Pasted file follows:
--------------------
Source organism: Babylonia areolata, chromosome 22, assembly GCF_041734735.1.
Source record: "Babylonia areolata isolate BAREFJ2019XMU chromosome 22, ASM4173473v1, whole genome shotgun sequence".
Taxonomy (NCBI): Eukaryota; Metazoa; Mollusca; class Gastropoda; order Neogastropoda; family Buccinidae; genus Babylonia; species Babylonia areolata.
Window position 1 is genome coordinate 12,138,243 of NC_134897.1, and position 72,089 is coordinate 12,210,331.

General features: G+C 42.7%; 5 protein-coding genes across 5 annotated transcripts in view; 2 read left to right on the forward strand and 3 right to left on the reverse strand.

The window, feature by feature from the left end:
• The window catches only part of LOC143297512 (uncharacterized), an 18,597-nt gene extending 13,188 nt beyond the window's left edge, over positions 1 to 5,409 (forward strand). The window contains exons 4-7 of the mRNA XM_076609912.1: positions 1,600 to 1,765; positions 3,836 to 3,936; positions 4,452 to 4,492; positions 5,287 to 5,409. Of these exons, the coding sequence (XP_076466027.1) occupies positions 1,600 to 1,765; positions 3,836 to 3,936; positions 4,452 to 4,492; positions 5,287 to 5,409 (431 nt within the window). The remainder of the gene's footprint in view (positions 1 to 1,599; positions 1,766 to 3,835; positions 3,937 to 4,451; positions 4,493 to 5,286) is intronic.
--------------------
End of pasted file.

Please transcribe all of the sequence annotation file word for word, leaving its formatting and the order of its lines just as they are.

Source organism: Babylonia areolata, chromosome 22, assembly GCF_041734735.1.
Source record: "Babylonia areolata isolate BAREFJ2019XMU chromosome 22, ASM4173473v1, whole genome shotgun sequence".
Taxonomy (NCBI): Eukaryota; Metazoa; Mollusca; class Gastropoda; order Neogastropoda; family Buccinidae; genus Babylonia; species Babylonia areolata.
Window position 1 is genome coordinate 12,138,243 of NC_134897.1, and position 72,089 is coordinate 12,210,331.

General features: G+C 42.7%; 5 protein-coding genes across 5 annotated transcripts in view; 2 read left to right on the forward strand and 3 right to left on the reverse strand.

The window, feature by feature from the left end:
• The window catches only part of LOC143297512 (uncharacterized), an 18,597-nt gene extending 13,188 nt beyond the window's left edge, over positions 1 to 5,409 (forward strand). The window contains exons 4-7 of the mRNA XM_076609912.1: positions 1,600 to 1,765; positions 3,836 to 3,936; positions 4,452 to 4,492; positions 5,287 to 5,409. Of these exons, the coding sequence (XP_076466027.1) occupies positions 1,600 to 1,765; positions 3,836 to 3,936; positions 4,452 to 4,492; positions 5,287 to 5,409 (431 nt within the window). The remainder of the gene's footprint in view (positions 1 to 1,599; positions 1,766 to 3,835; positions 3,937 to 4,451; positions 4,493 to 5,286) is intronic.